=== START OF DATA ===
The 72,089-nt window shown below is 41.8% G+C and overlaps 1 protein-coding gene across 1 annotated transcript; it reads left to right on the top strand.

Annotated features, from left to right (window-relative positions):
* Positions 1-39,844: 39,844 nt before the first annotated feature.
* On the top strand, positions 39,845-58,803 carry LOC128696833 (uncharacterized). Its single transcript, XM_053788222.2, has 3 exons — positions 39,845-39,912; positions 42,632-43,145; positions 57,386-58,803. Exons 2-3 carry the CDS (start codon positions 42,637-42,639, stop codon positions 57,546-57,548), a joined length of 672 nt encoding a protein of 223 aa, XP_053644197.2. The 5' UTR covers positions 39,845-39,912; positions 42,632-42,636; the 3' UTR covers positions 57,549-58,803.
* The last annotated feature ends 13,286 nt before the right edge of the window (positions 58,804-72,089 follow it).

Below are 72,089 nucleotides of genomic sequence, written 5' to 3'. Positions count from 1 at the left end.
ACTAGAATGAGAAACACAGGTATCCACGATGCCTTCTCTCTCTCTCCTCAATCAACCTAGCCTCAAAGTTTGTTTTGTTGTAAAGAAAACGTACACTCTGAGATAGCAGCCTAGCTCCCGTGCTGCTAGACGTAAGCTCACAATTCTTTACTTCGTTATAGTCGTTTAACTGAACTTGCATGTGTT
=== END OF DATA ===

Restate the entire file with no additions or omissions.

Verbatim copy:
The 72,089-nt window shown below is 41.8% G+C and overlaps 1 protein-coding gene across 1 annotated transcript; it reads left to right on the top strand.

Annotated features, from left to right (window-relative positions):
* Positions 1-39,844: 39,844 nt before the first annotated feature.
* On the top strand, positions 39,845-58,803 carry LOC128696833 (uncharacterized). Its single transcript, XM_053788222.2, has 3 exons — positions 39,845-39,912; positions 42,632-43,145; positions 57,386-58,803. Exons 2-3 carry the CDS (start codon positions 42,637-42,639, stop codon positions 57,546-57,548), a joined length of 672 nt encoding a protein of 223 aa, XP_053644197.2. The 5' UTR covers positions 39,845-39,912; positions 42,632-42,636; the 3' UTR covers positions 57,549-58,803.
* The last annotated feature ends 13,286 nt before the right edge of the window (positions 58,804-72,089 follow it).

Below are 72,089 nucleotides of genomic sequence, written 5' to 3'. Positions count from 1 at the left end.
ACTAGAATGAGAAACACAGGTATCCACGATGCCTTCTCTCTCTCTCCTCAATCAACCTAGCCTCAAAGTTTGTTTTGTTGTAAAGAAAACGTACACTCTGAGATAGCAGCCTAGCTCCCGTGCTGCTAGACGTAAGCTCACAATTCTTTACTTCGTTATAGTCGTTTAACTGAACTTGCATGTGTT